So, what happens when one finally gets to escape to an evening at Writers’ Cafe when sleep would have been logical?
A word war that involves the challenge of including the words “pizza” and “soar.”
Tennyson hummed as he stuffed things into his backpack, including the script needed for the read through in the park. He loved ‘Wordy Wednesdays.’ The hours alternated between one-act plays- right now J.M. Barrie, and various poems from Wordsworth, Longfellow and the Bard.
He didn’t mind the times when someone brought in a piece from one of the foreign language classes. Granted, his ability to speak without stumbling in some of them irritated him. Kai was fluent in tongues he never believed he would ever master. Then again, he was great with gibberish.
Tennyson continued getting dressed, trying to straighten his tie in the mirror as he sang. “If the moon hits your eye like a big pizza pie, that’s a-,”
“Migraine,” Kai hollered out from down the hall, their code word for ‘shut-up’ or ‘warning.’ If their parents were home, one of them would have reprimanded the teens for yelling, but they left to go east of mountains for the day hour ago. She stood in his doorway in no time, hair pulled back in a ponytail, backpack on her shoulder already. “Honestly, when Mrs. O. said let your voice soar, I don’t think that’s what she meant. Oh, no. A tie? Tenny, Tenny, Tenny…don’t tell me you fell in love again? Which witch should I be ready to-?”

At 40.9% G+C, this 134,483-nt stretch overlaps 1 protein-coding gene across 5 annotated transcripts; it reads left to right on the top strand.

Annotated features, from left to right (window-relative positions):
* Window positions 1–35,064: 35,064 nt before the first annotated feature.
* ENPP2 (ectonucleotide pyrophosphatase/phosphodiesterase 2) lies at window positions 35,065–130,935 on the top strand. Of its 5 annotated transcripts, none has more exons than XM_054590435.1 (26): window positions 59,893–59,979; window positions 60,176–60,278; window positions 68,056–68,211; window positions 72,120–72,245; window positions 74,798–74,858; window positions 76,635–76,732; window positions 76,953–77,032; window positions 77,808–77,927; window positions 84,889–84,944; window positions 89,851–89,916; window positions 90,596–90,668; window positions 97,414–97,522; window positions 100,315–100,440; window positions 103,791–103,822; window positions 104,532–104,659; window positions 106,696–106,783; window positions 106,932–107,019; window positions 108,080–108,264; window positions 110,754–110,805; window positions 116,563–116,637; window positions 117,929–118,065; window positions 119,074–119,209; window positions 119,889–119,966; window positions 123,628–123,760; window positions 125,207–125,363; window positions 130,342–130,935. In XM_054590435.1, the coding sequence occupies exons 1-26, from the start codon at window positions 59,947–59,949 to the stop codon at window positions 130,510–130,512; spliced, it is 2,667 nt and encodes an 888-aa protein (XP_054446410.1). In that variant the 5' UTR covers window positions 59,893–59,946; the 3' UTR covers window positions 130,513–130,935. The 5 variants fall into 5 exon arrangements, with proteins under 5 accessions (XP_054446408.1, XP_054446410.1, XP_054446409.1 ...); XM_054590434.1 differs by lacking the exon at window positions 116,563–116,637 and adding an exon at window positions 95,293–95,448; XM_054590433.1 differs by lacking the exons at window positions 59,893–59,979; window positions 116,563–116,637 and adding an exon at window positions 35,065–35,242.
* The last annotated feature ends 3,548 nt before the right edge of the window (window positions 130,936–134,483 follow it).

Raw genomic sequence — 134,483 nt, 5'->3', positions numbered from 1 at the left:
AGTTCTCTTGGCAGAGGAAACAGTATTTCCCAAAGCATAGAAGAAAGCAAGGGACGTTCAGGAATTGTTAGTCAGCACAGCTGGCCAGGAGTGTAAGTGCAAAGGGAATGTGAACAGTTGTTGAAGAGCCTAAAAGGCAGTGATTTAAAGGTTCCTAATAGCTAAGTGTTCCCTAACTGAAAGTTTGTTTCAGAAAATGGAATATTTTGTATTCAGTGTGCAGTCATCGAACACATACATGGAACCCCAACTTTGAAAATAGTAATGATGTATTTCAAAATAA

He sighed. “I’m not aiming to be a Casanova or the heartbreak kid, Kai.” He turned to her for a quick inspection.
“You’re just trying to make up your mind on who to ask to the dance?” She shook her head, indicating the tie was wrong. “Keep it up, Mom and Dad will have gray hair before we start junior year.”
“Who says they don’t already? Cover for me?” He held up the two remaining choices, not surprised when Kai indicated the blue.
She set her bag down and readied the tie so he could just slip it over his head. “From the folks? Only if you work double-shift at the shop on Saturday for me.”